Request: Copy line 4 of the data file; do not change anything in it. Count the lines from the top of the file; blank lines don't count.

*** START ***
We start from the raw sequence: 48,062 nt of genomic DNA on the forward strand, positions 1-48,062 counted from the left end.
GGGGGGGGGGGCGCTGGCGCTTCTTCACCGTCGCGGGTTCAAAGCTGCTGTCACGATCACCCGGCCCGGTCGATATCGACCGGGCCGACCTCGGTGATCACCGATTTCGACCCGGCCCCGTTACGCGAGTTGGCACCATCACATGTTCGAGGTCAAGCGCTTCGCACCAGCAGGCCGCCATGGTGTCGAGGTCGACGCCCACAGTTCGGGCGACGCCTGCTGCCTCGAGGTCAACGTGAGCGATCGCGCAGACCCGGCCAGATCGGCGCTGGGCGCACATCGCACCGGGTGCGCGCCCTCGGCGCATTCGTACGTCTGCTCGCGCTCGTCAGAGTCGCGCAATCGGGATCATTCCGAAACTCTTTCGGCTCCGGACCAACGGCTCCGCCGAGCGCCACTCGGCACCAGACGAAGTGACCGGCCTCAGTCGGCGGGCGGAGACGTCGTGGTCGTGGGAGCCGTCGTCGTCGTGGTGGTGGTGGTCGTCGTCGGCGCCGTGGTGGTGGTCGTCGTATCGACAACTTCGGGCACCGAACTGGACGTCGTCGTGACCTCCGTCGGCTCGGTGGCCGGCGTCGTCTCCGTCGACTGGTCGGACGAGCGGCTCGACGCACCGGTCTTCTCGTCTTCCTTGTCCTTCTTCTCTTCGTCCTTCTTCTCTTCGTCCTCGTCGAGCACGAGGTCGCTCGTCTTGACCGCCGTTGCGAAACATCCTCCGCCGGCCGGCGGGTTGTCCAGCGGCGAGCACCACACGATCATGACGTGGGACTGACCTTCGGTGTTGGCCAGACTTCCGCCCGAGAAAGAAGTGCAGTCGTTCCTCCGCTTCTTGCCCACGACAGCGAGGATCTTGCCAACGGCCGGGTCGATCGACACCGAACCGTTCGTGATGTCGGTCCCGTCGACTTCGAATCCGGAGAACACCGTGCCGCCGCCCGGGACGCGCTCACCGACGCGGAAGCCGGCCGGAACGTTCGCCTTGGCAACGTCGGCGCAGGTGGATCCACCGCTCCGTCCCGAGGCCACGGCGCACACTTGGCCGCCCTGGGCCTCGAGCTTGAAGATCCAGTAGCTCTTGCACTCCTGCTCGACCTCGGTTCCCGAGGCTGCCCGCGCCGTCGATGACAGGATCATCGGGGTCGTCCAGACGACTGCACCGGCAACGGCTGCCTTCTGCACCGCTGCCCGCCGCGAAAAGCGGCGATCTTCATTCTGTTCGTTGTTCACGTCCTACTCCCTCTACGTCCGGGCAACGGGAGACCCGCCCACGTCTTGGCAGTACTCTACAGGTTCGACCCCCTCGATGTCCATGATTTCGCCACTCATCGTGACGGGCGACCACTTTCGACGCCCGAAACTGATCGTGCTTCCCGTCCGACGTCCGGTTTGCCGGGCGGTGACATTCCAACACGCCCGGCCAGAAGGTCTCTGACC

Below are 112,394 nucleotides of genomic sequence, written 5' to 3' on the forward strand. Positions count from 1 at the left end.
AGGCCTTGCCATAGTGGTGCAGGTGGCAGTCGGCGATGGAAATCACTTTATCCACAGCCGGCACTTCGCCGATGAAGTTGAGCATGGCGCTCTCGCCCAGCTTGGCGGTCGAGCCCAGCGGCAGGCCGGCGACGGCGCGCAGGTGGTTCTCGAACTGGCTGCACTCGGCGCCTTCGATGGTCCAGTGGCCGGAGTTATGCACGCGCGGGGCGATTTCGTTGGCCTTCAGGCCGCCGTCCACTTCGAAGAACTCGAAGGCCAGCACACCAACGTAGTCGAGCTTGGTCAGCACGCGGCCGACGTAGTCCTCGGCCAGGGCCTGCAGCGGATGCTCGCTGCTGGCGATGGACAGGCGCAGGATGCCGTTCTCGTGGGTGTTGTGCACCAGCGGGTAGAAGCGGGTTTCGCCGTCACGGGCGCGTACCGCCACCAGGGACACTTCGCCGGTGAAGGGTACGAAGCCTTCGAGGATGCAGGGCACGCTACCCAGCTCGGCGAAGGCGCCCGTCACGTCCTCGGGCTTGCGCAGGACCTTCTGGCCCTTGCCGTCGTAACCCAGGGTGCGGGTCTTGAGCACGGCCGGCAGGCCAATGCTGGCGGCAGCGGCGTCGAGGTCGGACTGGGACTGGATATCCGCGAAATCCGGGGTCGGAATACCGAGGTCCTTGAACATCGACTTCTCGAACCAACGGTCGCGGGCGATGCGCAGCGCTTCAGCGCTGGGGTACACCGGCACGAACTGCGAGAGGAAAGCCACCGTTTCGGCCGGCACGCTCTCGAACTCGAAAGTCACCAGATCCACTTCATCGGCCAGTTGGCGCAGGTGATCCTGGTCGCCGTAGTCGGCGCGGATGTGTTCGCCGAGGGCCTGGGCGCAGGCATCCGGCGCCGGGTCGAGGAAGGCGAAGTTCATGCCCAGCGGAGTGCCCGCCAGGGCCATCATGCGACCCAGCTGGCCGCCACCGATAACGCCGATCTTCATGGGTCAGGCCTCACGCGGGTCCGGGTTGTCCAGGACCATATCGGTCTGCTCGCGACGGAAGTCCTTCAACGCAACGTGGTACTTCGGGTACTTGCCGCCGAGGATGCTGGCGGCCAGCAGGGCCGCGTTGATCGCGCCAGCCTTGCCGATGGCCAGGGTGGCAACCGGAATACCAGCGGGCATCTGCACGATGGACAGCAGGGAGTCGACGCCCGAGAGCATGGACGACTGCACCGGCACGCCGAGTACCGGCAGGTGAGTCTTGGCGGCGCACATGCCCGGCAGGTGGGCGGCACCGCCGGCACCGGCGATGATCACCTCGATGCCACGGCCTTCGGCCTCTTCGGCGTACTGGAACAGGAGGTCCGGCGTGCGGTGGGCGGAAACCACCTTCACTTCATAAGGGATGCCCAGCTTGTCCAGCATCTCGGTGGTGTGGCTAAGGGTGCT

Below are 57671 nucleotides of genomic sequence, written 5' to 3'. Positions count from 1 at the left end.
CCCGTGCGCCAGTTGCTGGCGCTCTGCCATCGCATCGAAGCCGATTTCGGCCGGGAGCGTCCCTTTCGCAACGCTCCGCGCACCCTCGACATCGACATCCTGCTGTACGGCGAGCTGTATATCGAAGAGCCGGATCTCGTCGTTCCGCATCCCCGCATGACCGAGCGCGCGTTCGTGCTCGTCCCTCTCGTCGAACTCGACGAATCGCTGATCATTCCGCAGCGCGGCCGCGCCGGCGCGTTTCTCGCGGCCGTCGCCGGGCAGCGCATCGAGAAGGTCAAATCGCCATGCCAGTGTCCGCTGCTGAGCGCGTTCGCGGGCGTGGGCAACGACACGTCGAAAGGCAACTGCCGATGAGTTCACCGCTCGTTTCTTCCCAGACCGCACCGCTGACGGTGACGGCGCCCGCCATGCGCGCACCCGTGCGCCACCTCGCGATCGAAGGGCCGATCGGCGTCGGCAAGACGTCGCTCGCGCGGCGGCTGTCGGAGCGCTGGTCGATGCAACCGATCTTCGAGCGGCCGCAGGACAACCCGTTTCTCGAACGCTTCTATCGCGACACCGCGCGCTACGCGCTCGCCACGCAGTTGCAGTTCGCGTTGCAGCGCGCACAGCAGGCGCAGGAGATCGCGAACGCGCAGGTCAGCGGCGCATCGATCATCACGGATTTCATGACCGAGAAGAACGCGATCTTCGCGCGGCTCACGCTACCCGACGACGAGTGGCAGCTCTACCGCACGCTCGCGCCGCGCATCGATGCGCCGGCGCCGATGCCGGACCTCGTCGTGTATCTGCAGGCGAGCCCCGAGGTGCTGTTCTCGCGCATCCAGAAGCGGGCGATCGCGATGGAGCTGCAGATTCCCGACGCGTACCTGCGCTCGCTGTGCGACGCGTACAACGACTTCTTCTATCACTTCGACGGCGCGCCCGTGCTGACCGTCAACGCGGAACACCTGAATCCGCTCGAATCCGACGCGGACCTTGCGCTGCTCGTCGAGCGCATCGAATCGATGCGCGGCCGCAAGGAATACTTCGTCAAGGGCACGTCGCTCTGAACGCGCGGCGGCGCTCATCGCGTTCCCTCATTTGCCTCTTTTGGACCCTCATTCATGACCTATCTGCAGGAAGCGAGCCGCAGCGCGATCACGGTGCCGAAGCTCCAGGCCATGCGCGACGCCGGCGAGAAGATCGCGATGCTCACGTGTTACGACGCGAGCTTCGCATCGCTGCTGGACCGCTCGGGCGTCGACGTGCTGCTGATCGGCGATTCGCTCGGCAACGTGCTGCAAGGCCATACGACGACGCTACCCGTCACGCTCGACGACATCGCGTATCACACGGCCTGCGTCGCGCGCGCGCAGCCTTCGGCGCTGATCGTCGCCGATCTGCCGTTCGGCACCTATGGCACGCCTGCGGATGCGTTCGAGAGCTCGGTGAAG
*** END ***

AGGCCTTGCCATAGTGGTGCAGGTGGCAGTCGGCGATGGAAATCACTTTATCCACAGCCGGCACTTCGCCGATGAAGTTGAGCATGGCGCTCTCGCCCAGCTTGGCGGTCGAGCCCAGCGGCAGGCCGGCGACGGCGCGCAGGTGGTTCTCGAACTGGCTGCACTCGGCGCCTTCGATGGTCCAGTGGCCGGAGTTATGCACGCGCGGGGCGATTTCGTTGGCCTTCAGGCCGCCGTCCACTTCGAAGAACTCGAAGGCCAGCACACCAACGTAGTCGAGCTTGGTCAGCACGCGGCCGACGTAGTCCTCGGCCAGGGCCTGCAGCGGATGCTCGCTGCTGGCGATGGACAGGCGCAGGATGCCGTTCTCGTGGGTGTTGTGCACCAGCGGGTAGAAGCGGGTTTCGCCGTCACGGGCGCGTACCGCCACCAGGGACACTTCGCCGGTGAAGGGTACGAAGCCTTCGAGGATGCAGGGCACGCTACCCAGCTCGGCGAAGGCGCCCGTCACGTCCTCGGGCTTGCGCAGGACCTTCTGGCCCTTGCCGTCGTAACCCAGGGTGCGGGTCTTGAGCACGGCCGGCAGGCCAATGCTGGCGGCAGCGGCGTCGAGGTCGGACTGGGACTGGATATCCGCGAAATCCGGGGTCGGAATACCGAGGTCCTTGAACATCGACTTCTCGAACCAACGGTCGCGGGCGATGCGCAGCGCTTCAGCGCTGGGGTACACCGGCACGAACTGCGAGAGGAAAGCCACCGTTTCGGCCGGCACGCTCTCGAACTCGAAAGTCACCAGATCCACTTCATCGGCCAGTTGGCGCAGGTGATCCTGGTCGCCGTAGTCGGCGCGGATGTGTTCGCCGAGGGCCTGGGCGCAGGCATCCGGCGCCGGGTCGAGGAAGGCGAAGTTCATGCCCAGCGGAGTGCCCGCCAGGGCCATCATGCGACCCAGCTGGCCGCCACCGATAACGCCGATCTTCATGGGTCAGGCCTCACGCGGGTCCGGGTTGTCCAGGACCATATCGGTCTGCTCGCGACGGAAGTCCTTCAACGCAACGTGGTACTTCGGGTACTTGCCGCCGAGGATGCTGGCGGCCAGCAGGGCCGCGTTGATCGCGCCAGCCTTGCCGATGGCCAGGGTGGCAACCGGAATACCAGCGGGCATCTGCACGATGGACAGCAGGGAGTCGACGCCCGAGAGCATGGACGACTGCACCGGCACGCCGAGTACCGGCAGGTGAGTCTTGGCGGCGCACATGCCCGGCAGGTGGGCGGCACCGCCGGCACCGGCGATGATCACCTCGATGCCACGGCCTTCGGCCTCTTCGGCGTACTGGAACAGGAGGTCCGGCGTGCGGTGGGCGGAAACCACCTTCACTTCATAAGGGATGCCCAGCTTGTCCAGCATCTCGGTGGTGTGGCTAAGGGTGCT